It's small wonder that in our postmodern world we gravitate toward spectacle and image. Perhaps we're in a transition era to radically new paradigms, but, as the December 2011 issue of Harper's Magazine makes clear, we continue to present ourselves with more dilemmas, more questions, than answers.
Novelist-physicist Alan Lightman makes the case in his article, "The Accidental Universe," that reality may be more accidental that we've ever imagined. Both superstring theory and the theory of eternal inflation predict not one universe, as has been the Platonic dream for ages, but a mulitverse – an infinite set of universes, some theoretically dead in the abstract, many more variations of ours, many of these life-building and -supporting, some not. This makes the idea of an intelligent plan behind creation rather unlikely, our universe a randomly-positioned one.
This sort of unsatisfying end to thought processing finds artistic representation – art-imitiates-life-imitates-art-style – in Joyce Carol Oates' story, "The Good Samaritan." Oates, probably the most astute writer of short fiction today, tells us through her narrator of finding a woman's wallet on a train. As Oates builds her story, alternating it with the narrator's history, her narrator returns the wallet to the wife's husband. The husband reveals that the wife is missing – but how? Why? In the end, the suspense Oats builds spins down to nothing – a cold case, now all but forgotten.
This is the current state of affairs on Planet Earth, it seems – perhaps not devised by idiots but, as Shakespeare wrote in Macbeth, "…a tale full of sound and fury, signifying nothing."
Admittedly, such lists turn out to be advertising ploys, but there are at least three books here that intrigue me…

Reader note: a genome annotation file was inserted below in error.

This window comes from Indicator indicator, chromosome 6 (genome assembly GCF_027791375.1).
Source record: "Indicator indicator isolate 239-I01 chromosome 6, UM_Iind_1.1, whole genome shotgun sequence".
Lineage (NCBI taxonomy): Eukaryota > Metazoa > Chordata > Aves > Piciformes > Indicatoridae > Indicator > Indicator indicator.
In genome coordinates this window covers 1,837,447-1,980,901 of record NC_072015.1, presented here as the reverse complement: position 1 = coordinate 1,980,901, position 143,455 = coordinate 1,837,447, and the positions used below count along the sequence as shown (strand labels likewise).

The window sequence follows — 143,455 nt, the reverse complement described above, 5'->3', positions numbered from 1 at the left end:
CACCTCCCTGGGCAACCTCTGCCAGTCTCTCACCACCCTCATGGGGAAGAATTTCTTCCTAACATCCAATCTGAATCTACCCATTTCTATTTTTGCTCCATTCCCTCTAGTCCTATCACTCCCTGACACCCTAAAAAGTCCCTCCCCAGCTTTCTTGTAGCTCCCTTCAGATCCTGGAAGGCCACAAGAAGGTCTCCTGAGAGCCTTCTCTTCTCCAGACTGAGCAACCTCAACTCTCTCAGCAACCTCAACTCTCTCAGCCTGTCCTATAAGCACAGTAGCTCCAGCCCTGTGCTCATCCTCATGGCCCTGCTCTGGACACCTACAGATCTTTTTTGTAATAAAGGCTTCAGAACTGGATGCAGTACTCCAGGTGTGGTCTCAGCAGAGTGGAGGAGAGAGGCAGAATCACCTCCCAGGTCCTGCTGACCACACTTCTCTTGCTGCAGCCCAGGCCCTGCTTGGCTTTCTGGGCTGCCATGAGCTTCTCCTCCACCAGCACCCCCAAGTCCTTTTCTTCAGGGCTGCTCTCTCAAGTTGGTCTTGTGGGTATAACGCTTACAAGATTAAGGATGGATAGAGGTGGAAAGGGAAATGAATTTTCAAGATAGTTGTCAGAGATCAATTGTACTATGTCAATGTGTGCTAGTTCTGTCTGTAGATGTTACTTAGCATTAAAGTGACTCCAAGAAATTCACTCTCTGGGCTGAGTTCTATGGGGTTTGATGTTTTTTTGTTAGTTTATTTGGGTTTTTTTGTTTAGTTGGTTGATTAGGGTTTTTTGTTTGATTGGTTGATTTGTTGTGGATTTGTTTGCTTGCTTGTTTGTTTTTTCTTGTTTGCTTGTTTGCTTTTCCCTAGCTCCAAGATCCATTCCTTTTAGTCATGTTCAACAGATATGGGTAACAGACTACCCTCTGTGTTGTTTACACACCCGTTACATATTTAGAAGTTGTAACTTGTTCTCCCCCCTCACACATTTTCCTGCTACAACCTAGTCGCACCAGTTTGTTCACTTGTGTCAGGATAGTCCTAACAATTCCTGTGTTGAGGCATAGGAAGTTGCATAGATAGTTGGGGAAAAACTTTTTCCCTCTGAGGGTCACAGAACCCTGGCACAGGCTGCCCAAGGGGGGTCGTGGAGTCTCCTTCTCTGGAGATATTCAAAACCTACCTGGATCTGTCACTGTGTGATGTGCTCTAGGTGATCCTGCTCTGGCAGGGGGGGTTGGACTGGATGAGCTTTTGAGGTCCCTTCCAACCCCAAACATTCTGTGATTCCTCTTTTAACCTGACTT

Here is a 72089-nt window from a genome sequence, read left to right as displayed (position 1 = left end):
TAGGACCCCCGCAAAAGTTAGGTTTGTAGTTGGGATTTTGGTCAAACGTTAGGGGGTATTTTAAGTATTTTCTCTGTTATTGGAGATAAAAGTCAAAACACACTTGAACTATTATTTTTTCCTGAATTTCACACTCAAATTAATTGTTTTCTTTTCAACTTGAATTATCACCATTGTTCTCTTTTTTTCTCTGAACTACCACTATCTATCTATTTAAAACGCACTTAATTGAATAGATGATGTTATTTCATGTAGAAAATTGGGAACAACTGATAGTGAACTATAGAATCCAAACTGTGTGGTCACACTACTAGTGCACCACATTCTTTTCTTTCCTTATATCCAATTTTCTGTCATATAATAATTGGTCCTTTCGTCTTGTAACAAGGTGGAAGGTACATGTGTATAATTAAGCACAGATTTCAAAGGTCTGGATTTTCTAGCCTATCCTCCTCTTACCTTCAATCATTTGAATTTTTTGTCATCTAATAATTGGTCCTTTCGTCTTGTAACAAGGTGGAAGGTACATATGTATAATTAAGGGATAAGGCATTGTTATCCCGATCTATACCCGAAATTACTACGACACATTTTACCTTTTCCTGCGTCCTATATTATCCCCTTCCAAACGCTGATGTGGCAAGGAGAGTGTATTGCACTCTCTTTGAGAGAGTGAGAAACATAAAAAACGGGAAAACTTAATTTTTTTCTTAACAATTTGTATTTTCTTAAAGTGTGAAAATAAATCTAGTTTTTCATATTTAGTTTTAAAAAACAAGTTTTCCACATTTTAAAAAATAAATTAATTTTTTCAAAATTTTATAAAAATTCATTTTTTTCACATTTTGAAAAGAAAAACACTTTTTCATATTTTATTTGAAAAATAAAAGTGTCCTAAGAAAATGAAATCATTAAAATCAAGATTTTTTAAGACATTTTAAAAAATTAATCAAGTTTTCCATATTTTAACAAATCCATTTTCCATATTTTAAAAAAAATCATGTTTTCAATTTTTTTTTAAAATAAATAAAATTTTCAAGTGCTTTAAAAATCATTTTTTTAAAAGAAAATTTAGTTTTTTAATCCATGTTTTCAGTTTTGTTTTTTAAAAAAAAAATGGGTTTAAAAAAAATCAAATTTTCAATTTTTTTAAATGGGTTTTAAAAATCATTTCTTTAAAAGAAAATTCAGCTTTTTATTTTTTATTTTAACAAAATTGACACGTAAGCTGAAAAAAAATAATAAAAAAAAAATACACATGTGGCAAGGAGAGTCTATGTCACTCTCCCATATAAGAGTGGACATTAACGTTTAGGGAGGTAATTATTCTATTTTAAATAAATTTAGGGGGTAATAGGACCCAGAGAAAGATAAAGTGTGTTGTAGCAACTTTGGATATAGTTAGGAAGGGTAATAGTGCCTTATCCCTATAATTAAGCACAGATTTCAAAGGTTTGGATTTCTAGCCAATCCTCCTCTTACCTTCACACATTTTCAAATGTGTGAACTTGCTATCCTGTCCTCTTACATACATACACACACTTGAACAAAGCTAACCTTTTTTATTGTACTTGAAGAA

Zeniths & Zephyrs – Mountain Peaks and Soft Breezes
Recently, my good friend and writing colleague Rachel Riggsby handed me a copy of this anthology of Appalachian writing. It was put together by a member of the Appalachian Authors Guild, Doris Musick, and as with most anthologies, it was a one-time affair.
I have the advantage of knowing several of the writers included here, so I knew what to expect as I opened and began to read. Still, there were surprises – inventive turns of phrase, twists of storytelling. The pieces here are not urbane, complex and overly sophisticated works, nor were they intended to be. Each is a piece, a remnant, of Appalachian history and culture, pieced together into something greater, as might be a quilt at the foot of a bed in a Tennessee or Virginia B&B.
This collection is a simple one, refined in certain aspects, left rough-hewn in others – as are the Appalachian lives it depicts. As such, it's just the sort of writing you would read if you want to understand Appalachia.
Stephen Colbert: "Thanksgiving is a magical time of year when families across the country join together to raise America's obesity statistics. Personally, I love Thanksgiving traditions: watching football, making pumpkin pie, and saying the magic phrase that sends your aunt storming out of the dining room to sit in her car."